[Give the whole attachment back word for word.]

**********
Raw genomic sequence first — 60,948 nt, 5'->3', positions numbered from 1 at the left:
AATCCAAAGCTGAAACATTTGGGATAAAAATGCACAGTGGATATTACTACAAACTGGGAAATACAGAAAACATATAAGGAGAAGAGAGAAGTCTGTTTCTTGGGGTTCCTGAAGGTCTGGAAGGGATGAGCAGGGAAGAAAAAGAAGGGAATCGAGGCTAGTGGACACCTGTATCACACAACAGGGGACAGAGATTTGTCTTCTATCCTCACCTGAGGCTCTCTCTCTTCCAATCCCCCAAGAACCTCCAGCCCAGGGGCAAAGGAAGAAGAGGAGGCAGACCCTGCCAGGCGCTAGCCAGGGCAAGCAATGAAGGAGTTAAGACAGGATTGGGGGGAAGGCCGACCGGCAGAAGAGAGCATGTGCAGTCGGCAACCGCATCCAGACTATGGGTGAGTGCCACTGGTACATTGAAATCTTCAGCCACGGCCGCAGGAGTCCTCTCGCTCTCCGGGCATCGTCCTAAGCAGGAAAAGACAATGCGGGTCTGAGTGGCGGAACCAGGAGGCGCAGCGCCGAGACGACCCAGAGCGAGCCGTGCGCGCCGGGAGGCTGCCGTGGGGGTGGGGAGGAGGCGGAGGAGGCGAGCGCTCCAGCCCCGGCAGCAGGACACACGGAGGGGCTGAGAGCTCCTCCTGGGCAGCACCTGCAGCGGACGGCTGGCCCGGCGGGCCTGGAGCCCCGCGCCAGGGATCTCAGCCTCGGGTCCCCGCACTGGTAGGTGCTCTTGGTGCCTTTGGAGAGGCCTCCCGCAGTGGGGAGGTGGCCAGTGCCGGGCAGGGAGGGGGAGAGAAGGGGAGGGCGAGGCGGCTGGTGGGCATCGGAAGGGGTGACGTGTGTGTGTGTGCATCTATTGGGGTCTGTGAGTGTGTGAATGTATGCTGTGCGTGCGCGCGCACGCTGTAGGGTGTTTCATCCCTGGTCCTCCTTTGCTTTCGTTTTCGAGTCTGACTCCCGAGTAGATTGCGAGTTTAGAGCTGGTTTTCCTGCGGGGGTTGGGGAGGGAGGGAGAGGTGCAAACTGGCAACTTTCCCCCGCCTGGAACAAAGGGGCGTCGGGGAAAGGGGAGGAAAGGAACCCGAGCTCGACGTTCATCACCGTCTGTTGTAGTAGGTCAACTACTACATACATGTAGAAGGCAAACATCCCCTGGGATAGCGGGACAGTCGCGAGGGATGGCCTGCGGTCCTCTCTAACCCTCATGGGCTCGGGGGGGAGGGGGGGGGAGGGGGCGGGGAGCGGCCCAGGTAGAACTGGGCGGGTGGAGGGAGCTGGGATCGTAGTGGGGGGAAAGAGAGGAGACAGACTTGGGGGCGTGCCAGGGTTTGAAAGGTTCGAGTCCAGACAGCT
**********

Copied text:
Raw genomic sequence first — 60,948 nt, 5'->3', positions numbered from 1 at the left:
AATCCAAAGCTGAAACATTTGGGATAAAAATGCACAGTGGATATTACTACAAACTGGGAAATACAGAAAACATATAAGGAGAAGAGAGAAGTCTGTTTCTTGGGGTTCCTGAAGGTCTGGAAGGGATGAGCAGGGAAGAAAAAGAAGGGAATCGAGGCTAGTGGACACCTGTATCACACAACAGGGGACAGAGATTTGTCTTCTATCCTCACCTGAGGCTCTCTCTCTTCCAATCCCCCAAGAACCTCCAGCCCAGGGGCAAAGGAAGAAGAGGAGGCAGACCCTGCCAGGCGCTAGCCAGGGCAAGCAATGAAGGAGTTAAGACAGGATTGGGGGGAAGGCCGACCGGCAGAAGAGAGCATGTGCAGTCGGCAACCGCATCCAGACTATGGGTGAGTGCCACTGGTACATTGAAATCTTCAGCCACGGCCGCAGGAGTCCTCTCGCTCTCCGGGCATCGTCCTAAGCAGGAAAAGACAATGCGGGTCTGAGTGGCGGAACCAGGAGGCGCAGCGCCGAGACGACCCAGAGCGAGCCGTGCGCGCCGGGAGGCTGCCGTGGGGGTGGGGAGGAGGCGGAGGAGGCGAGCGCTCCAGCCCCGGCAGCAGGACACACGGAGGGGCTGAGAGCTCCTCCTGGGCAGCACCTGCAGCGGACGGCTGGCCCGGCGGGCCTGGAGCCCCGCGCCAGGGATCTCAGCCTCGGGTCCCCGCACTGGTAGGTGCTCTTGGTGCCTTTGGAGAGGCCTCCCGCAGTGGGGAGGTGGCCAGTGCCGGGCAGGGAGGGGGAGAGAAGGGGAGGGCGAGGCGGCTGGTGGGCATCGGAAGGGGTGACGTGTGTGTGTGTGCATCTATTGGGGTCTGTGAGTGTGTGAATGTATGCTGTGCGTGCGCGCGCACGCTGTAGGGTGTTTCATCCCTGGTCCTCCTTTGCTTTCGTTTTCGAGTCTGACTCCCGAGTAGATTGCGAGTTTAGAGCTGGTTTTCCTGCGGGGGTTGGGGAGGGAGGGAGAGGTGCAAACTGGCAACTTTCCCCCGCCTGGAACAAAGGGGCGTCGGGGAAAGGGGAGGAAAGGAACCCGAGCTCGACGTTCATCACCGTCTGTTGTAGTAGGTCAACTACTACATACATGTAGAAGGCAAACATCCCCTGGGATAGCGGGACAGTCGCGAGGGATGGCCTGCGGTCCTCTCTAACCCTCATGGGCTCGGGGGGGAGGGGGGGGGAGGGGGCGGGGAGCGGCCCAGGTAGAACTGGGCGGGTGGAGGGAGCTGGGATCGTAGTGGGGGGAAAGAGAGGAGACAGACTTGGGGGCGTGCCAGGGTTTGAAAGGTTCGAGTCCAGACAGCT